Call of Duty mitigates cheaters by ‘cloaking’ legit players as Warzone 2 is on the horizon

Yesterday, Call of Duty confirmed that Modern Warfare II is officially launching later this year. While we don’t really know a whole lot about the upcoming title outside of the tweet we’ve embedded below, we do know that the team is hard at work focusing on mitigating cheaters in the existing Call of Duty games. And we now have more information as to how the team plans to do just that with an all-new update to Call of Duty’s RICOCHET anti-cheat where cheaters…well, they no longer see legitimate players in-game in Warzone. More details below.

Cheaters might no longer be a problem in Warzone with the latest update

One of Call of Duty’s biggest issues is cheating. In fact, cheaters are one of the main reasons I never really got into Warzone. Cheating is so prevalent that it’s sometimes hard to find any lobby that doesn’t have at least one cheater in it. Well, the team behind the RICOCHET anti-cheat, which we covered back in February, now has another update to Call of Duty’s in-house solution to hackers: cloaking. What cloaking does is hide legitimate (noncheating) gamers from those who are actively employing cheats. Essentially, cheaters won’t be able to see or hear opposing players – legitimate characters, bullets, and even sounds won’t be detectible by cheaters. However, those who are playing the game without cheats will see those who are cheating with no problem. The Call of Duty blog even jokes that you’ll be able to figure out who a cheater is by seeing the person “spinning in circles hollering ‘Who’s shooting me?!'” While tongue-in-cheek as it may be, cheaters are going to have a harder time in Call of Duty from here on out.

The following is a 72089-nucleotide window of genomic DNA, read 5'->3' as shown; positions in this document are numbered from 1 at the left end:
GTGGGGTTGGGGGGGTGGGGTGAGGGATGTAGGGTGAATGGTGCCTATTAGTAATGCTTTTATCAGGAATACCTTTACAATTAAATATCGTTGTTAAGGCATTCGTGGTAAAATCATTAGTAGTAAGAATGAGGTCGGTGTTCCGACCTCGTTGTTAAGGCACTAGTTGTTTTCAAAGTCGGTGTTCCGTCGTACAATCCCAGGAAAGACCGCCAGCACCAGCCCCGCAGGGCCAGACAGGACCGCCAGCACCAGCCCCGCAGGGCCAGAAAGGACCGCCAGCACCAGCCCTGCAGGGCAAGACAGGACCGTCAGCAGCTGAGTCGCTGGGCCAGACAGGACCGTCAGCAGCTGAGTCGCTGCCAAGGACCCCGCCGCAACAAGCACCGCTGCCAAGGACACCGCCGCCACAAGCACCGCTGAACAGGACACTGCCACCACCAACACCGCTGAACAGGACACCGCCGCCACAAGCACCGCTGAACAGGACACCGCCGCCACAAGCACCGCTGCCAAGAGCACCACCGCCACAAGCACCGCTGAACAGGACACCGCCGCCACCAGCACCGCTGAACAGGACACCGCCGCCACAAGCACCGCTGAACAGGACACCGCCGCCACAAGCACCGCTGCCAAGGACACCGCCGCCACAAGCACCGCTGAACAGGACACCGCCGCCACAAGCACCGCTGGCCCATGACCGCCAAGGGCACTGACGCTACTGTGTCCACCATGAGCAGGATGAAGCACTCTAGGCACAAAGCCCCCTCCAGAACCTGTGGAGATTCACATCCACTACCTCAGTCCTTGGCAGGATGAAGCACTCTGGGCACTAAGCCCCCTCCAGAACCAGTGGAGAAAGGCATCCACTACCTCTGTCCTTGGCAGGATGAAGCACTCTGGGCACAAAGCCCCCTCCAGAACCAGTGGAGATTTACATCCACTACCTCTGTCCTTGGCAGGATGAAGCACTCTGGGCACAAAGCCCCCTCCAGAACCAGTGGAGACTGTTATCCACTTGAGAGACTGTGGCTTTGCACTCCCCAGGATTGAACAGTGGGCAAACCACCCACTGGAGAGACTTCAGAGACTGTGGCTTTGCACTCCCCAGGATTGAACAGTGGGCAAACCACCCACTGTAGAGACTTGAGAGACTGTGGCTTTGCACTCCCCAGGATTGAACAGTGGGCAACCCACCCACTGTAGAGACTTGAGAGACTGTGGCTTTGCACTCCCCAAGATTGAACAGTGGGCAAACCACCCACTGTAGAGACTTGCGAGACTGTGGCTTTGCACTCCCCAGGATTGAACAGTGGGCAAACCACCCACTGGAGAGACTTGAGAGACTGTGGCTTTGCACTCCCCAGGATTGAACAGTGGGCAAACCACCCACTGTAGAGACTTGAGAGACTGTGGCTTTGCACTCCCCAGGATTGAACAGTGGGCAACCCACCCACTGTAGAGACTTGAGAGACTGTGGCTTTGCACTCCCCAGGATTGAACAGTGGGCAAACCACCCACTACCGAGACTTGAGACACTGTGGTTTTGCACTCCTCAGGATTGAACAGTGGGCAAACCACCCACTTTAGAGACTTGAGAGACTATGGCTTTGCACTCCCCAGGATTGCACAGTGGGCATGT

Once RICOCHET detects a cheater and applies the in-game limitations to the character, it begins identifying how the person was able to cheat and eventually bans the person. In the recent ban wave, Call of Duty removed 90,000 accounts, with another 54,000 additional accounts being banned after that.

9to5Toys’ Take

All of this is crucial for Warzone 2 to have a solid launch, in my opinion. We know the game is coming out and will be completely rebuilt according to reports we were given back in February. So it’s understandable why the team is focusing so hard on getting rid of cheaters leading up to its release. Later this year, Warzone 2 will likely make or break the next few years of the Call of Duty franchise.

I love that Modern Warfare II is officially confirmed at this point, but with yearly releases (though the 2023 launch was bumped to 2024), it’s hard to deny that Warzone is really the bread and butter for the series as it persists across multiple launches. Hopefully, the team can further dial in on cheaters and mitigate the problem before it gets too out of hand, as nothing ruins a good game like hackers taking all the fun out of it for those who prefer playing legitimately.

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